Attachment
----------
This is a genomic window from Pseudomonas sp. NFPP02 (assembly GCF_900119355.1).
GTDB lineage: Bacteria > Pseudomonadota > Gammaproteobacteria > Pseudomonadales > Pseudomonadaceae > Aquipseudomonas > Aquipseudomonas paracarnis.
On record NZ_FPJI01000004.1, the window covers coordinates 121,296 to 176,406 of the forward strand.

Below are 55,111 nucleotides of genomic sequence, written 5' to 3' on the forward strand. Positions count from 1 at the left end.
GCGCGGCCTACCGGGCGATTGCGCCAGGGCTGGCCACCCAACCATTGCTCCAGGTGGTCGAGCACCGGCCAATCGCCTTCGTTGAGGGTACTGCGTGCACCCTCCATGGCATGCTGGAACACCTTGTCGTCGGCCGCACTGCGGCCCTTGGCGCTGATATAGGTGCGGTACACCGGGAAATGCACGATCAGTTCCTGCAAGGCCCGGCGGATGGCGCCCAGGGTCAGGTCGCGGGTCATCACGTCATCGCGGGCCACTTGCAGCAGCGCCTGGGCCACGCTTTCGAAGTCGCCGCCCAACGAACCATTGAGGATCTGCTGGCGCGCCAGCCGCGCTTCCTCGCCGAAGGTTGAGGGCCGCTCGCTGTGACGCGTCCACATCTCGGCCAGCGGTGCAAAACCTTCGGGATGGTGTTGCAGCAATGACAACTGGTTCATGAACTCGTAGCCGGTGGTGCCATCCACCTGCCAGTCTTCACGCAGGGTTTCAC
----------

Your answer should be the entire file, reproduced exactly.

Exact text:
This is a genomic window from Pseudomonas sp. NFPP02 (assembly GCF_900119355.1).
GTDB lineage: Bacteria > Pseudomonadota > Gammaproteobacteria > Pseudomonadales > Pseudomonadaceae > Aquipseudomonas > Aquipseudomonas paracarnis.
On record NZ_FPJI01000004.1, the window covers coordinates 121,296 to 176,406 of the forward strand.

Below are 55,111 nucleotides of genomic sequence, written 5' to 3' on the forward strand. Positions count from 1 at the left end.
GCGCGGCCTACCGGGCGATTGCGCCAGGGCTGGCCACCCAACCATTGCTCCAGGTGGTCGAGCACCGGCCAATCGCCTTCGTTGAGGGTACTGCGTGCACCCTCCATGGCATGCTGGAACACCTTGTCGTCGGCCGCACTGCGGCCCTTGGCGCTGATATAGGTGCGGTACACCGGGAAATGCACGATCAGTTCCTGCAAGGCCCGGCGGATGGCGCCCAGGGTCAGGTCGCGGGTCATCACGTCATCGCGGGCCACTTGCAGCAGCGCCTGGGCCACGCTTTCGAAGTCGCCGCCCAACGAACCATTGAGGATCTGCTGGCGCGCCAGCCGCGCTTCCTCGCCGAAGGTTGAGGGCCGCTCGCTGTGACGCGTCCACATCTCGGCCAGCGGTGCAAAACCTTCGGGATGGTGTTGCAGCAATGACAACTGGTTCATGAACTCGTAGCCGGTGGTGCCATCCACCTGCCAGTCTTCACGCAGGGTTTCAC